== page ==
How to Become an Elite Triathlete

You've been racing in triathlons for quite a while now. In fact, your race times are impressive and maybe you're not even feeling challenged anymore. Perhaps you've wanted more of a push, but aren't sure what you need to do to take your competition to the next level.

If you've been thinking about becoming a professional triathlete, why not give it a try. If you have the ability, it's not difficult to go to the next level. You just need to get in the right mindset and be willing to do the hard work.

You already know the basics of how to train, transition and fuel. But there's more to it than that. Here are seven key elements that will help you become an elite triathlete.

More: 10 Pro Athletes Who've Done an Ironman

Recovery

One of the big differences between elite triathletes and recreational triathletes is their recovery period. Recovery is one of the most important things you can do for your body. As a professional triathlete, you have more time to dedicate to recovery than a recreational athlete. You schedule it in your training. Recovery is a must.  

Maximize your recovery time by consuming proper post-workout fuel (seek out a nutritionist or coach for the right choices), take advantage of body massages, and make sure you get enough sleep.  

Sleep is crucial to your recovery time. Make sleep part of your training schedule. If you are used to going to bed at midnight, lay in bed around 11 p.m. Start going to sleep earlier so you can maximize your rest time. Turn off the television and relax.

More: 6 Core Components of Triathlon Training

Follow a Structured Plan

A structured training plan is important to step up your game. Athletes like to work really hard, and there's nothing wrong with that. But in your training plan, you need to write out when it's fine to work really hard and when it's necessary to rest. Without the proper rest, you can't work as hard as you need to.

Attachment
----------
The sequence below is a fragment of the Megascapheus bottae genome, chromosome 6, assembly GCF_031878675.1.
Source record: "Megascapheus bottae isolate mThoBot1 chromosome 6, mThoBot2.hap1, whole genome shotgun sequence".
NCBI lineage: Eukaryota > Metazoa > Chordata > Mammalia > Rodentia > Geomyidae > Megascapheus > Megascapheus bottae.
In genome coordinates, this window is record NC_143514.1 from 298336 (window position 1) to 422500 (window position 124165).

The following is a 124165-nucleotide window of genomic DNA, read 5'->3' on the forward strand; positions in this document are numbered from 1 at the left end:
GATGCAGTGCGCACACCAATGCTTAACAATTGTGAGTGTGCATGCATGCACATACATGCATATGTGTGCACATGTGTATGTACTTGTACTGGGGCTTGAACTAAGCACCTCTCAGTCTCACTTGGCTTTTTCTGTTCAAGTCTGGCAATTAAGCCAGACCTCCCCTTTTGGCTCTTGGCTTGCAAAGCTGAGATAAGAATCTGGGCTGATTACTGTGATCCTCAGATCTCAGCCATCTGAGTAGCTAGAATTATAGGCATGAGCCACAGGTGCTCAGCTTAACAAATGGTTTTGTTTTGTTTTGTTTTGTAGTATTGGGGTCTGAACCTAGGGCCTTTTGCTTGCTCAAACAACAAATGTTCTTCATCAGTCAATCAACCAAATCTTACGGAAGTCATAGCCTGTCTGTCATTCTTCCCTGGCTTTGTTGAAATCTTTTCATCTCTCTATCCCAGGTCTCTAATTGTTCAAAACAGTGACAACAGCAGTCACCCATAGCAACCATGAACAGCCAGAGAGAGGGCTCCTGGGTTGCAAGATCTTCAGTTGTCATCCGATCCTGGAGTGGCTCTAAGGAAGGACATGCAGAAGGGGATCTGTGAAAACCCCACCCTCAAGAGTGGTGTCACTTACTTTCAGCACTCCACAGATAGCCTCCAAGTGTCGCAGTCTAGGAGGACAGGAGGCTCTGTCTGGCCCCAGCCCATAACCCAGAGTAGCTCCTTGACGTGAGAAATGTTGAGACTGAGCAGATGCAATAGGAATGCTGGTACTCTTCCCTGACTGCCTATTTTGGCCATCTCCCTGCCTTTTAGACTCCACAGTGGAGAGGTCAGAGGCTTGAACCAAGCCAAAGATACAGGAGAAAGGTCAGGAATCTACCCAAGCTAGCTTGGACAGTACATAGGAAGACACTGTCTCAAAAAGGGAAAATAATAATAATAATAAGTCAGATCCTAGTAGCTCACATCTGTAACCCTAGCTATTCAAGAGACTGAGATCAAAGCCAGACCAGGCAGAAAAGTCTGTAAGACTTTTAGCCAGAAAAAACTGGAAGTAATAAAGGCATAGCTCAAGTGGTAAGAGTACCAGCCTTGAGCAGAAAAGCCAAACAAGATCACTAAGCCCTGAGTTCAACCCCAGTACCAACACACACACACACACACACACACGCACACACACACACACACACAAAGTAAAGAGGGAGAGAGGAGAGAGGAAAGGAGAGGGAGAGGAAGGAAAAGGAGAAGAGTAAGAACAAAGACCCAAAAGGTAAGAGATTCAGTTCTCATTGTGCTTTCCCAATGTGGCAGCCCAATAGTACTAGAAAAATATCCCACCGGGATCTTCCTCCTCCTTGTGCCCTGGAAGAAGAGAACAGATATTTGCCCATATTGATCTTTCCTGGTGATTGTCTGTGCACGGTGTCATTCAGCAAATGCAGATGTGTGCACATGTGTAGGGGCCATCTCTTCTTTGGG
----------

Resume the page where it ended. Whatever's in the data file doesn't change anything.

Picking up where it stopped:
Find a Coach

To stay on track, it's a good idea to find a coach. Working with a coach will help you visualize key objectives. A coach can help you determine your goals, critique your technique and push you to the next level. Your training sessions have purpose and a coach will make sure you stay on track.

Train With Purpose

Keep this in mind: your training may not be more rigorous, but it has to have more purpose. If your training session should be a hard hill climb, then you know you're working with hills. If you have an interval or speed session, you know you are working on your pace and how to pick up time. And every plan has a light day. So, if your workout is a recovery swim, that's what it should be—a nice and easy swim to recover your body from the hard workouts.

More: Peter Reid's Triathlon Training Tips

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